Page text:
A Nutcracker without magic is a sorry sight indeed. The suggestion of magic and miracle around every corner is what drives the ballet. All the good things of the world are offered to Clara. And yes, the Prince and Drosselmeyer are the same, by way of the nutcracker itself, which often rather resembles Dr. Drosselmeyer. The Nureyev production relates rather well to the story as translated from German by Dumas pÍre. Anyway, bless Grinzstain and Hoffalt, and Maestro Rhodes for creating art in difficult circumstances and also bless the petits rats of the school, who seem, on this occasion, to have been changed into chevaux d'or to deliver the Christmas presents to the audience!

#5 volcanohunter

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Posted 12 December 2007 - 11:13 PM

France 3 television has produced a sort of Advent calendar with a new clip on the POB's production airing every day until Christmas.

http://toowam.france...casse-noisette/

#6 volcanohunter

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Posted 18 December 2009 - 09:56 PM

Here's a television report on this year's run.

http://videos.tf1.fr...ue-5600615.html

#7 volcanohunter

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Posted 27 December 2009 - 11:39 AM

A video report on the children dancing in The Nutcracker

http://info.francete...S_13H_LES_BONUS

#8 Amy Reusch

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Posted 27 December 2009 - 01:06 PM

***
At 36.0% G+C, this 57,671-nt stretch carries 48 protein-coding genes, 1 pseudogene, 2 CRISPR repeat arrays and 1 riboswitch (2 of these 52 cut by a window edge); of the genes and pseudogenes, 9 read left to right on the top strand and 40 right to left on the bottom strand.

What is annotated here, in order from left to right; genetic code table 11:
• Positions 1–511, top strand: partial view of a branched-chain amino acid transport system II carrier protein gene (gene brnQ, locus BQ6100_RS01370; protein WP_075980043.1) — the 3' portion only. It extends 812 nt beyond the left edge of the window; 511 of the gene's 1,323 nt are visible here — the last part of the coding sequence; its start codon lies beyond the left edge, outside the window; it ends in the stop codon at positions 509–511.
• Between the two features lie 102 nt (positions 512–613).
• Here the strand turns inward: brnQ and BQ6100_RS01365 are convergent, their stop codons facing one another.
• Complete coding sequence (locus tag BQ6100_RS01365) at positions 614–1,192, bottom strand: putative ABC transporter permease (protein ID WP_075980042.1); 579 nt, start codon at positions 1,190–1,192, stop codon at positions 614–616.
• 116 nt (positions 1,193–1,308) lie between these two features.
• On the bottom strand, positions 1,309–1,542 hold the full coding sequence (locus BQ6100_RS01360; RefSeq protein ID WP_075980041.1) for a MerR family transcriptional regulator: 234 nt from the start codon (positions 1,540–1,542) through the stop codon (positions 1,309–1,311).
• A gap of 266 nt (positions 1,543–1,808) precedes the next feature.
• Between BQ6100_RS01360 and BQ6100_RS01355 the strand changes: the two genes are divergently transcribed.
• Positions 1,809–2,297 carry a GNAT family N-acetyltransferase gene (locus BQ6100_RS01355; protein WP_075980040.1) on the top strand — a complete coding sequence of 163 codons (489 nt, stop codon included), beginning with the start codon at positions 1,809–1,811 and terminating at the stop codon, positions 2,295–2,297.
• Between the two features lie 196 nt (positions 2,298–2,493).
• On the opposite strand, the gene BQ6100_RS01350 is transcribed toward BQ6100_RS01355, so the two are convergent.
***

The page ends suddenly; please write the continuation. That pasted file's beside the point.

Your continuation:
Wow. That's some lift the cavalier tosses the Sugarplum through! Is a dancer allowed to refuse to do choreography? I can't imagine that would be allowed... but that lift sure looks a bit rough on the danseur... Or is it easier than it appears?

#9 volcanohunter

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Posted 27 December 2009 - 02:05 PM

but that lift sure looks a bit rough on the danseur... Or is it easier than it appears?

I doubt it. This week I watched a film of the ballet from two years ago, and Jťrťmie Bťlingard was undone by the same lift.

#10 duffster

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Posted 27 December 2009 - 07:18 PM

I recently watched this version and could not believe how very difficult the grande pas and the variations are. Being a former dancer in a ballet company, as I recall, you had to do the steps as set. Sometimes if a choreagrapher is creating a new piece with you, if your are fortunate enough, he would work with your facility. In Nureyev's Nutcracker, the viewing audience really has no idea of the difficulties until you see the dancer struggling. This is one tough version but I think Rudi liked to stretch his dancers.

#11 Rosa

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Posted 31 December 2009 - 12:48 PM

There is a video on YouTube of the Cia Brasileira de Ballet doing Nureyev's version of the Nutcracker grand pas de deux, and that difficult lift was not done; the dancers performed a fish dive instead (about the 3:57 mark).

http://www.youtube.c...0...BE&index=58

#12 Nanarina

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Posted 01 January 2010 - 08:53 AM

:thumbsup: Just as a matter of interest in connection with Nureyevs version of The Nutcrqacker, here is a YouTube clip of him and Merle Park dancing the Grande Pas de deux from one of the first performances with The Royal Ballet when he created it. You can see clearly the attack that was used to axchieve the difficult lift that has been mentioned in this thread. This partnership makes it look so easy the style and grace they seem to produce is wonderful considering the date of the film. The technical abilities were not so prevaliant in those days. It would pprobably help todays dancers to witness how Nureyev adchieved the end results when dancing his own creation.